Campus Pride Resources

Being An Ally to Queer People of Color

 

There are so many facets to the LGBTQ community. In order to be able to truly support the LGBTQ community in its entirety, it is our responsibility to ensure we are able to see the breadth of diversity that exists within this label in regards to race and ethnicity, in regards to class, in regards to ableness, religion, etc. At this year’s Camp Pride, we asked our Queer People of Color Caucus to brainstorm just a few things that white allies can do in order to better support people of color within the movement. What follows is a compilation of these points. As you read them, imagine how much closer we could be to a truly just and equitable world if we could see everyone in our community. -J. Mason, Camp Pride 2013 Faculty Member

 

How to be an Ally to Queer People of Color (QPOC)

A List by the QPOC Caucus

1. Understand LGBTQ Stereotypes and how they often do not include people of color.

2. Be open to different types of communication (restricting to modern/standard English is in and of itself oppressive.)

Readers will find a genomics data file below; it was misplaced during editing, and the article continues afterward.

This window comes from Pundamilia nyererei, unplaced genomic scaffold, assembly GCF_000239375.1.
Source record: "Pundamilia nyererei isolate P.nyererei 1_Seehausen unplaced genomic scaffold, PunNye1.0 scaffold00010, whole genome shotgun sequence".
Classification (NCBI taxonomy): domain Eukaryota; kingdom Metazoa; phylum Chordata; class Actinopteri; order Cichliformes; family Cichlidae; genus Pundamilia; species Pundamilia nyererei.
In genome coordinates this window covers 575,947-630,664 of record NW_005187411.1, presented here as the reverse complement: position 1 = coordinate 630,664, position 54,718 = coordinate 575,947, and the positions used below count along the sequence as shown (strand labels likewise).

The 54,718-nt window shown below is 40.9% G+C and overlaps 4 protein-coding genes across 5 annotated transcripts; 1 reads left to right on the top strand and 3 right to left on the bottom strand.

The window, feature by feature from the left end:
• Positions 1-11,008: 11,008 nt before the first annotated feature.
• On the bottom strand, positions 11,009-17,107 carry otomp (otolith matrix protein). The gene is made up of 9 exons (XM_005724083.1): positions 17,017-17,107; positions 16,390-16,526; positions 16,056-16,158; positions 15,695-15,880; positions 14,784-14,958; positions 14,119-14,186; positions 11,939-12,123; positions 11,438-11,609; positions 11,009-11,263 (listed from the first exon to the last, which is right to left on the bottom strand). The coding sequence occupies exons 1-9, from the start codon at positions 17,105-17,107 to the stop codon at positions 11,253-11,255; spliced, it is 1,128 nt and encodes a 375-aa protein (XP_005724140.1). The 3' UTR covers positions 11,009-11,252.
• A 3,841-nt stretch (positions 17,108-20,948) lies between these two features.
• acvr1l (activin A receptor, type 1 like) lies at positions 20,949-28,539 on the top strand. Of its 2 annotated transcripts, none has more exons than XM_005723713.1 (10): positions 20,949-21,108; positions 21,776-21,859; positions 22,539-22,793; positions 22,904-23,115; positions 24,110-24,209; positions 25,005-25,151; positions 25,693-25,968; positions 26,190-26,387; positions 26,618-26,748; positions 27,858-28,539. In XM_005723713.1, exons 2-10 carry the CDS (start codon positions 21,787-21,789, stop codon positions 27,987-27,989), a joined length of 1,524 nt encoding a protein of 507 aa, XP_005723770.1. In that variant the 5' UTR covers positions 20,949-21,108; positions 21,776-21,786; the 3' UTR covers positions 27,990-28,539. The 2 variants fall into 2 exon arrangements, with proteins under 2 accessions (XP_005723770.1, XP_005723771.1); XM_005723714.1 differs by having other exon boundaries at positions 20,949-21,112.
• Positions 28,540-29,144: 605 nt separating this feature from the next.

3. Learn all of the terms of the Rainbow Spectrum (downe, stud, same gender loving (SGL), dom, etc…)

4. Understand Appropriation (twerking, two-spirit, sass/invoking of black womanhood stereotypes)

5. Just Listen (Defer until you understand)

6. Don’t apologize for your privilege or guilt; don’t thank me for sharing what POC folks have known to be true for years

7. Find other white folks to process your white guilt.

8. Understand how people of color have helped to pave the way for the work you do. (Inclusive LGBTQ History, Stonewall, etc…)

9. Don’t just know who’s missing from the room; invite those folks to create the space with you.

10.  Know that our community experiences regarding race are more complex than simply just  Black/White

11. Know that just because we do not discuss the impact of racism in our lives on a daily basis, that our everyday realities as people of color are in fact shaped by the continuous institution and perpetuation of racism especially when it goes unaddressed.

Photo Credit: Katie Simmons-Barth